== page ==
As the terrain changes from canyon country to wide open desert meadows, the river widens considerably and slows its pace. The C section of the river starts at Indian Crossing and you can take-out at a number of places downstream, but I prefer to float through and take-out after Swallow Canyon. Floating this section of the river takes you down through Browns Park Wildlife Refuge which is an amazing place for you birdwatchers out there! We were lucky enough to see countless Blue Heron, Bald Eagles, Peregrine Falcons, Red Tailed Hawks, Beavers and all sorts of critters.
The river is slow and at times you wonder if you are even moving at all. I find it best to row through these lake-y types of water and find some faster water. After a long winter of sitting on the bottom of the deepest, slowest parts of the river, the fish are getting eager to move around and soak up warmth of the springtime sun. I was eager to get to a nice fishy place I call Bald Eagle Run. There is a big nesting stand about 100 feet from the river and you can count on Mom and Dad Eagle and some chicks.
As soon as we spotted the nesting stand, it was time to pull over and get to some fishing. Before I even had the anchor dropped, I spotted a nice Brown rising in some faster riffle type water. Only a couple casts in, I had him on a black Fat Albert cicada imitation; he fought hard and I let him go, as always. I fished the run with the Cicada pattern for at least an hour and landed half a dozen nice fish. After the glorious hour, I had to switch back to the nymph rig, as I suspect word spread in the fish community to not eat the foam fly. The nymph rig got a few more fish and then they started to try to eat my Thing-a-mabobber so naturally I switched back to the Fat Albert and stuck a few more. Time to move on.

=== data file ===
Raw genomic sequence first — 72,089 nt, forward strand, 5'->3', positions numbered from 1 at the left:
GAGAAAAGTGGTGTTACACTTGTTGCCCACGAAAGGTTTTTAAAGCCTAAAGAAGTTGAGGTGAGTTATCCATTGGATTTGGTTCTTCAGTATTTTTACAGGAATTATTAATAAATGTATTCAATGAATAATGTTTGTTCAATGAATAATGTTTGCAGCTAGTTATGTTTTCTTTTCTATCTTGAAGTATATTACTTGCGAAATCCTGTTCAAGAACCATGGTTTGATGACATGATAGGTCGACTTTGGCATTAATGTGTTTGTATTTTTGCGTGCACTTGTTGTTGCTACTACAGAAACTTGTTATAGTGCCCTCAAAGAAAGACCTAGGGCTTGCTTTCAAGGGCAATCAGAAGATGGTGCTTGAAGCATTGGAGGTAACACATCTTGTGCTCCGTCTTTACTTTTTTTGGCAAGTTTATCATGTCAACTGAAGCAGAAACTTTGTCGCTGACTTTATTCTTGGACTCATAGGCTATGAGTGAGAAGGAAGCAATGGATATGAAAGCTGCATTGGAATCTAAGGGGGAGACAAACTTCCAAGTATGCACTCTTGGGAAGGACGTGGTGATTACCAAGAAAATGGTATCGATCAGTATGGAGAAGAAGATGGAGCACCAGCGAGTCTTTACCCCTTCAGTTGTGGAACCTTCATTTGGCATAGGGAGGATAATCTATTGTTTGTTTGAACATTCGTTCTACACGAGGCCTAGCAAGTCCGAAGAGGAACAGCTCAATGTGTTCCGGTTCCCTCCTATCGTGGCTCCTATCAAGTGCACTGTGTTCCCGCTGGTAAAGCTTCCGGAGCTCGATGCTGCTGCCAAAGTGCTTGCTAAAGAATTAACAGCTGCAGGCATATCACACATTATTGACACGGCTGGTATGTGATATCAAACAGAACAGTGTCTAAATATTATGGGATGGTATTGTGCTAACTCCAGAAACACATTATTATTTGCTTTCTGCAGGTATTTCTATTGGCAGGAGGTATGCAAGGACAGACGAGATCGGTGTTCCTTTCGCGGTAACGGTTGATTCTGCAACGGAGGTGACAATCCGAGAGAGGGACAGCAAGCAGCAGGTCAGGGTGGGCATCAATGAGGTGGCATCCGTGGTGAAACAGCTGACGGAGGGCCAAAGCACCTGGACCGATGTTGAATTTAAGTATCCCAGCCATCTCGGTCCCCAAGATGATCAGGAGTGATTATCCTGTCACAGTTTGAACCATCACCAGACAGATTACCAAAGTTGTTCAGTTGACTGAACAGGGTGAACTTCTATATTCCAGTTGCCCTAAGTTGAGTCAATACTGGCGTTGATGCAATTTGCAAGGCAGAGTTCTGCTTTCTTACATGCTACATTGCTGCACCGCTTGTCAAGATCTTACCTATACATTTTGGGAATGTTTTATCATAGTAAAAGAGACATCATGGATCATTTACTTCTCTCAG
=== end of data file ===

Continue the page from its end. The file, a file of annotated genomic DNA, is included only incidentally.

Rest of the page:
The very last part of the C section is Swallow Canyon. A mini-version of its up river bigger brother, Red Canyon. The red rock walls aren’t as high, and there are no rapids, but this is where the biggest fish live. Just as we pulled into the only faster water in Swallow Canyon, the fishing gods turned against me. The wind started to blow 40mph and the fishing day was more or less over. As soon as I got back on the oars, the sun came out and the wind died go figure. We only had another mile or so to go so we floated real slow and drank a couple more of our tasty Wyoming micro brews before pulling off river to camp for the night.
Spring on the Green river can be fickle, weather and fishing wise so all-in-all, it was a flawless trip. The fish ate everything I threw at em and the weather was outstanding.